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  2. Does the field really need many more postdoc positions, without any additional more-permanent research positions?

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  3. More money in the field is always a good thing. What are natural locations for such an institute?

    Princeton already has IAS
    MIT already has MSR

    Pittsburgh? Berkeley? Palo Alto? New York?

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  4. I wonder: is there any chance that the institute will not be hosted at [or near] one of MIT, Berkeley, CMU, Princeton, or Stanford?

    The rich get richer...

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  5. Anon above: It makes sense. If you are hosting postdocs, they want to be near serious concentrations of top theory people. The places you list (probably just MIT, CMU, Princeton, Berkeley actually) are the only such concentrations of serious researchers. Sure, other universities might have 1 or 2 each, but not enough to support an institute.

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  6. If you are hosting postdocs, they want to be near serious concentrations of top theory people.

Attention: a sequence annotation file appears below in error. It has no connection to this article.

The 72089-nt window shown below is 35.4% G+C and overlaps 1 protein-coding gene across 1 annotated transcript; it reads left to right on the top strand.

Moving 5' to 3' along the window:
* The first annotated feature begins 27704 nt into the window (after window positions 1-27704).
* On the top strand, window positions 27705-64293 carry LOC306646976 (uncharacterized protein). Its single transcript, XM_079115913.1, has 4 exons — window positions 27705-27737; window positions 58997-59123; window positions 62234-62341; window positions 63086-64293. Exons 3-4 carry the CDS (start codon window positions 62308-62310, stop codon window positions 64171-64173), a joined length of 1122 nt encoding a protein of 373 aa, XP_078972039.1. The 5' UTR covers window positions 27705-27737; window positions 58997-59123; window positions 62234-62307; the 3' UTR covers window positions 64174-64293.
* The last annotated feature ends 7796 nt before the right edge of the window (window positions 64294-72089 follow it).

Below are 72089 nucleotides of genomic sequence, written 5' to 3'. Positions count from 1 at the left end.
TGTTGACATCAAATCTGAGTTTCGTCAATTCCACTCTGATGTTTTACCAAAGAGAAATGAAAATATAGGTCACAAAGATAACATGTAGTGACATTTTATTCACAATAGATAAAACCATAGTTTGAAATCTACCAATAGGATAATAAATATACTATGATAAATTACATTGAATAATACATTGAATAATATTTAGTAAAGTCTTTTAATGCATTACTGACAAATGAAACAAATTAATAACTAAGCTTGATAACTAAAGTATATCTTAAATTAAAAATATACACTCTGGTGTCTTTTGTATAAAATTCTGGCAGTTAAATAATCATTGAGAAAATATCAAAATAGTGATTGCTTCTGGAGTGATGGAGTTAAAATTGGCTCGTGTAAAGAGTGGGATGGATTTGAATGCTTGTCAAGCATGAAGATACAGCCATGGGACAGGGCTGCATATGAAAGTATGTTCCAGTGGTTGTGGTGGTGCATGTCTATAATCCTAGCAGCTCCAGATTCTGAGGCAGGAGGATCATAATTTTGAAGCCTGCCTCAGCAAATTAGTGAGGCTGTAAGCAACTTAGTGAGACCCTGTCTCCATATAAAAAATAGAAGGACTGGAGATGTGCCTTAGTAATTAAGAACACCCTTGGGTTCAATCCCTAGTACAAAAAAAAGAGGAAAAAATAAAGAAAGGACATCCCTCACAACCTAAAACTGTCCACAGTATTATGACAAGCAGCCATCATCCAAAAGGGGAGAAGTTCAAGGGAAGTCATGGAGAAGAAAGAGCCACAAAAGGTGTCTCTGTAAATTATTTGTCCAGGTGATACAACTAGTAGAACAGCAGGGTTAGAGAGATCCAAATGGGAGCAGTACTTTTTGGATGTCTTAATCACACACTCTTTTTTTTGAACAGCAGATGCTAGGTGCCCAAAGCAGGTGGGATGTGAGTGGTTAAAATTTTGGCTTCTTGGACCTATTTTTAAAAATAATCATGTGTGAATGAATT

This is true, but there is also an argument for establishing a new concentration of theory people as opposed to making an existing one stronger.

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  7. That's fantastic! KITP is an extraordinary institution in the physics world, and establishing a similar place in the theory of computation would be huge...

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  8. While I've enjoyed the many Dagstuhl workshops I've attended, centers like DIMACS tend have a greater long term impact on the field.

    Any data to back this up, or is this something subjective?

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  9. "Princeton has IAS."

    IAS is not an institute for theoretical computer science. It is primarily a math institute, and wrt to TCS, more specifically a complexity institute.

    And CCI is just temporary. So Princeton would be a great place to have such an institute.

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  10. This is true, but there is also an argument for establishing a new concentration of theory people as opposed to making an existing one stronger.

    Did the TTI, with a comparable budget, have a large impact or a small impact on the field?

    If the former, then a new location would be called for, if the latter, then it might be best to double up the money of some pre-existing facility (TTI, DIMACS, IAS-CS-branch), etc.

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  11. MIT does not have MSR. They are completely separate although close
    geographically.

    Also MSR intended mission is to do game theory and economics and not core theory.

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  12. But look at who MSR has hired, Adam, Yael, Madhu, Boaz.. to an outside observer it seems that their intended mission is to do complexity theory :)